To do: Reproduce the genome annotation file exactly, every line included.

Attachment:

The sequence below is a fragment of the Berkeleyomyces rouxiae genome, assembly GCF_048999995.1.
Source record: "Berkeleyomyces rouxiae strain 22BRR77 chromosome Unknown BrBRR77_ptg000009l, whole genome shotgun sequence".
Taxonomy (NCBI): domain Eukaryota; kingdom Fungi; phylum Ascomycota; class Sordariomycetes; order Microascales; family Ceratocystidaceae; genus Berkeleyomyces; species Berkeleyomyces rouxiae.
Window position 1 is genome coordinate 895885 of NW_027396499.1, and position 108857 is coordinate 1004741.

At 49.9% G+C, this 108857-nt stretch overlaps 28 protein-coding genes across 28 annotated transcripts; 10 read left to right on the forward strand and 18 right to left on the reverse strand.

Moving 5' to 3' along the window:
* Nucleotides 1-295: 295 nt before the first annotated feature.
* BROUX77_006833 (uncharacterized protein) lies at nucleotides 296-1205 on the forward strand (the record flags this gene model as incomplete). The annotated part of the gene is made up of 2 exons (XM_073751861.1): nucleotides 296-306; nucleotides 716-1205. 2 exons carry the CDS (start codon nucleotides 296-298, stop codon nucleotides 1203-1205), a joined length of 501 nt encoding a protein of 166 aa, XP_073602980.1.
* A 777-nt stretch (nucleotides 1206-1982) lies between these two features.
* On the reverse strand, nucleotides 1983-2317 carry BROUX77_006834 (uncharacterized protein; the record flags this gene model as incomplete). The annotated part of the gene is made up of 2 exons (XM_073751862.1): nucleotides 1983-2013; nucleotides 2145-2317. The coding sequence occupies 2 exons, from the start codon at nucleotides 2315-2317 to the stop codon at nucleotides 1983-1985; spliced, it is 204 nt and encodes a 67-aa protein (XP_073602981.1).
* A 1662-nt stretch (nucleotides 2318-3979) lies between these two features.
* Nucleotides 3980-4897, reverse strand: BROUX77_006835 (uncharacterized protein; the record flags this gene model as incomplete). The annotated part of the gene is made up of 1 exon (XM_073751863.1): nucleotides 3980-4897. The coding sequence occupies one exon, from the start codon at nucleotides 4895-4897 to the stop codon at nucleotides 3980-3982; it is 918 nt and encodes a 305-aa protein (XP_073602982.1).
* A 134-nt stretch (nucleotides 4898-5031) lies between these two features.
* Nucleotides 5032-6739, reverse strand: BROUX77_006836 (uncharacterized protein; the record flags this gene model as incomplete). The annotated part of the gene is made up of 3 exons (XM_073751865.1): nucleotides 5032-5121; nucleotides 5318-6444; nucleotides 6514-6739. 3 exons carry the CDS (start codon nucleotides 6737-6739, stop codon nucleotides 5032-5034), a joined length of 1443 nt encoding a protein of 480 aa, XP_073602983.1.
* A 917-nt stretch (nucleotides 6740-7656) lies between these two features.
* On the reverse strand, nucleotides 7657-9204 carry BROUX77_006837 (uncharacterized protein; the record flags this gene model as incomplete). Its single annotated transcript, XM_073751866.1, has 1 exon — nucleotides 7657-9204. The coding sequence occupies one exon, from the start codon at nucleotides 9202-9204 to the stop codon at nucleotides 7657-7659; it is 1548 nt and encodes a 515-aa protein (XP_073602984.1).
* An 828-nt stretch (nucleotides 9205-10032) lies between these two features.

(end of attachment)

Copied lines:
The sequence below is a fragment of the Berkeleyomyces rouxiae genome, assembly GCF_048999995.1.
Source record: "Berkeleyomyces rouxiae strain 22BRR77 chromosome Unknown BrBRR77_ptg000009l, whole genome shotgun sequence".
Taxonomy (NCBI): domain Eukaryota; kingdom Fungi; phylum Ascomycota; class Sordariomycetes; order Microascales; family Ceratocystidaceae; genus Berkeleyomyces; species Berkeleyomyces rouxiae.
Window position 1 is genome coordinate 895885 of NW_027396499.1, and position 108857 is coordinate 1004741.

At 49.9% G+C, this 108857-nt stretch overlaps 28 protein-coding genes across 28 annotated transcripts; 10 read left to right on the forward strand and 18 right to left on the reverse strand.

Moving 5' to 3' along the window:
* Nucleotides 1-295: 295 nt before the first annotated feature.
* BROUX77_006833 (uncharacterized protein) lies at nucleotides 296-1205 on the forward strand (the record flags this gene model as incomplete). The annotated part of the gene is made up of 2 exons (XM_073751861.1): nucleotides 296-306; nucleotides 716-1205. 2 exons carry the CDS (start codon nucleotides 296-298, stop codon nucleotides 1203-1205), a joined length of 501 nt encoding a protein of 166 aa, XP_073602980.1.
* A 777-nt stretch (nucleotides 1206-1982) lies between these two features.
* On the reverse strand, nucleotides 1983-2317 carry BROUX77_006834 (uncharacterized protein; the record flags this gene model as incomplete). The annotated part of the gene is made up of 2 exons (XM_073751862.1): nucleotides 1983-2013; nucleotides 2145-2317. The coding sequence occupies 2 exons, from the start codon at nucleotides 2315-2317 to the stop codon at nucleotides 1983-1985; spliced, it is 204 nt and encodes a 67-aa protein (XP_073602981.1).
* A 1662-nt stretch (nucleotides 2318-3979) lies between these two features.
* Nucleotides 3980-4897, reverse strand: BROUX77_006835 (uncharacterized protein; the record flags this gene model as incomplete). The annotated part of the gene is made up of 1 exon (XM_073751863.1): nucleotides 3980-4897. The coding sequence occupies one exon, from the start codon at nucleotides 4895-4897 to the stop codon at nucleotides 3980-3982; it is 918 nt and encodes a 305-aa protein (XP_073602982.1).
* A 134-nt stretch (nucleotides 4898-5031) lies between these two features.
* Nucleotides 5032-6739, reverse strand: BROUX77_006836 (uncharacterized protein; the record flags this gene model as incomplete). The annotated part of the gene is made up of 3 exons (XM_073751865.1): nucleotides 5032-5121; nucleotides 5318-6444; nucleotides 6514-6739. 3 exons carry the CDS (start codon nucleotides 6737-6739, stop codon nucleotides 5032-5034), a joined length of 1443 nt encoding a protein of 480 aa, XP_073602983.1.
* A 917-nt stretch (nucleotides 6740-7656) lies between these two features.
* On the reverse strand, nucleotides 7657-9204 carry BROUX77_006837 (uncharacterized protein; the record flags this gene model as incomplete). Its single annotated transcript, XM_073751866.1, has 1 exon — nucleotides 7657-9204. The coding sequence occupies one exon, from the start codon at nucleotides 9202-9204 to the stop codon at nucleotides 7657-7659; it is 1548 nt and encodes a 515-aa protein (XP_073602984.1).
* An 828-nt stretch (nucleotides 9205-10032) lies between these two features.